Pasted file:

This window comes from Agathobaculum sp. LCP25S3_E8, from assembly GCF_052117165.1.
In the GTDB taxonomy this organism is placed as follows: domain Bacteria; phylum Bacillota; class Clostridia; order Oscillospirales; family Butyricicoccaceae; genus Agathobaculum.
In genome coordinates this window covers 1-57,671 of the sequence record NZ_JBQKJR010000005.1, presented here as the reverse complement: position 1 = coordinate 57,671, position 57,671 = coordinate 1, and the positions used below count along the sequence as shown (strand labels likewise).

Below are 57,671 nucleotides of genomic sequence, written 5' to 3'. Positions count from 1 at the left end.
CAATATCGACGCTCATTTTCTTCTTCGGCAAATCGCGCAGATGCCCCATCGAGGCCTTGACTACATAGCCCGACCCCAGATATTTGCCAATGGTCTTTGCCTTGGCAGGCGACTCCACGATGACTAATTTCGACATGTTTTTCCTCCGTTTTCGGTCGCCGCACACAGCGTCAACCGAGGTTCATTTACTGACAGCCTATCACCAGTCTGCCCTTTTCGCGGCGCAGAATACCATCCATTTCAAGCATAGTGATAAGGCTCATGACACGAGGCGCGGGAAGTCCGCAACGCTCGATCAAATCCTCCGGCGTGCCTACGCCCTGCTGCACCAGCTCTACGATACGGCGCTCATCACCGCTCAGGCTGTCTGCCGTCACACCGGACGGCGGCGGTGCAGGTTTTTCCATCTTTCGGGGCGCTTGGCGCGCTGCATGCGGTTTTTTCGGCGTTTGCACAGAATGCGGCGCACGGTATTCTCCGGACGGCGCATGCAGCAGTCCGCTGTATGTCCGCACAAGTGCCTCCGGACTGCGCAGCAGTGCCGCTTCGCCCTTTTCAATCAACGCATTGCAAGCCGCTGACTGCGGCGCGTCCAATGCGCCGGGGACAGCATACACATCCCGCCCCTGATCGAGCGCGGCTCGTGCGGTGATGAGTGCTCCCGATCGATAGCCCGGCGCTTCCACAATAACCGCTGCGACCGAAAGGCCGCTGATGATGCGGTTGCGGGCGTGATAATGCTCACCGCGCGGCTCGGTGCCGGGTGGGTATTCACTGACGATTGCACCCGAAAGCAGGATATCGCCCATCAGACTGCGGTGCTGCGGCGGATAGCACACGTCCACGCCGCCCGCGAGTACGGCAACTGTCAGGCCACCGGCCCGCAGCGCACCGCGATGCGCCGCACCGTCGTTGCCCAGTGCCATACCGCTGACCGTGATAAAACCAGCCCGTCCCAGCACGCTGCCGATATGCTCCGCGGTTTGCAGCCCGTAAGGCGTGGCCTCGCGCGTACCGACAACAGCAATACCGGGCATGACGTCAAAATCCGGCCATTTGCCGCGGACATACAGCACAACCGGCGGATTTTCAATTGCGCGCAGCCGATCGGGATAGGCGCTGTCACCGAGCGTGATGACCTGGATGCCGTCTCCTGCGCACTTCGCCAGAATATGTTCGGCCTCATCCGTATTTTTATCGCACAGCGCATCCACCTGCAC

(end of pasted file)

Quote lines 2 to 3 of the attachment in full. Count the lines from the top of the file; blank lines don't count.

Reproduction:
In the GTDB taxonomy this organism is placed as follows: domain Bacteria; phylum Bacillota; class Clostridia; order Oscillospirales; family Butyricicoccaceae; genus Agathobaculum.
In genome coordinates this window covers 1-57,671 of the sequence record NZ_JBQKJR010000005.1, presented here as the reverse complement: position 1 = coordinate 57,671, position 57,671 = coordinate 1, and the positions used below count along the sequence as shown (strand labels likewise).